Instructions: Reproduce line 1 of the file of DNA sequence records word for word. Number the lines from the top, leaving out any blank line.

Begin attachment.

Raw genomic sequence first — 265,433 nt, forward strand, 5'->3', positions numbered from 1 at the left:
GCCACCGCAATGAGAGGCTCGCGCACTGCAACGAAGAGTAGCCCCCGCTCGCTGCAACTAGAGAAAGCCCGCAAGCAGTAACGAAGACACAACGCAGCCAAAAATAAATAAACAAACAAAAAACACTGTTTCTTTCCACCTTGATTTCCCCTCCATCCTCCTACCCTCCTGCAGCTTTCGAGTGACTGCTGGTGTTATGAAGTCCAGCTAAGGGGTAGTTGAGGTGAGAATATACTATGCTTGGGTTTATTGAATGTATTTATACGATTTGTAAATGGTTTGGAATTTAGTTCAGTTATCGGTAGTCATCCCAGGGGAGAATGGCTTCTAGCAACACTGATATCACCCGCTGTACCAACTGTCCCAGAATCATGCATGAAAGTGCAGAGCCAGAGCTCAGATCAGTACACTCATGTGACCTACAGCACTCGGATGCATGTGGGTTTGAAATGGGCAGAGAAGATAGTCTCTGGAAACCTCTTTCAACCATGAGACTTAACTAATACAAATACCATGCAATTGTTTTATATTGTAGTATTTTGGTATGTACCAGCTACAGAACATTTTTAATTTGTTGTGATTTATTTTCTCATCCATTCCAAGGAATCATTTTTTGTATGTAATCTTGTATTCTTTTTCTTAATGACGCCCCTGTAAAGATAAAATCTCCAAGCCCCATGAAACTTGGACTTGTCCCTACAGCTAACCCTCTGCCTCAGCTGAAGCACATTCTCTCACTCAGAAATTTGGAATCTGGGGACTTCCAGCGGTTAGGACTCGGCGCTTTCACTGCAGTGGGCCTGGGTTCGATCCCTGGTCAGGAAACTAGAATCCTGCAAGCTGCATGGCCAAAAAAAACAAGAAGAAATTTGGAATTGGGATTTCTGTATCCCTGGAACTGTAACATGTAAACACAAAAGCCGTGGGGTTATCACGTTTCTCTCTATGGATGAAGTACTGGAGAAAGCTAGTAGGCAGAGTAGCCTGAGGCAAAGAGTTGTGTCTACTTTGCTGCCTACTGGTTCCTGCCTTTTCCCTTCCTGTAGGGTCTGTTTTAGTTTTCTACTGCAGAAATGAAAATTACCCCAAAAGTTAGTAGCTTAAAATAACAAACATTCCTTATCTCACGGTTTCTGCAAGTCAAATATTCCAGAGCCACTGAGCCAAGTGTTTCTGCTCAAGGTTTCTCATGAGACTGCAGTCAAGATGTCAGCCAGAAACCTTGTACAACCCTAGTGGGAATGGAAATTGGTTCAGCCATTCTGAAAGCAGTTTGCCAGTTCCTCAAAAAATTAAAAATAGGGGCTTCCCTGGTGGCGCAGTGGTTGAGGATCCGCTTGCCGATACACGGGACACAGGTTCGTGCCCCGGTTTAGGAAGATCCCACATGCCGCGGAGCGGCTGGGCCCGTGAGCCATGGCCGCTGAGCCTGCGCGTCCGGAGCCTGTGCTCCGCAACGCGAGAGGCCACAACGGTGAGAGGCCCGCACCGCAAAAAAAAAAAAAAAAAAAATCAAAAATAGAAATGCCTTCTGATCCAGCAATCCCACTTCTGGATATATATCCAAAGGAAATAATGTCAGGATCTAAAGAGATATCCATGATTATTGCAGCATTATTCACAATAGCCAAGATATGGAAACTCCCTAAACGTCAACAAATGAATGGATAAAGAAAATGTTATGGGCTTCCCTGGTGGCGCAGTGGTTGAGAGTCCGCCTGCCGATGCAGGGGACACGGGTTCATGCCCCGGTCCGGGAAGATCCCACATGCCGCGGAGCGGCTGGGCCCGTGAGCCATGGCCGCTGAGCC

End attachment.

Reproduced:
Raw genomic sequence first — 265,433 nt, forward strand, 5'->3', positions numbered from 1 at the left: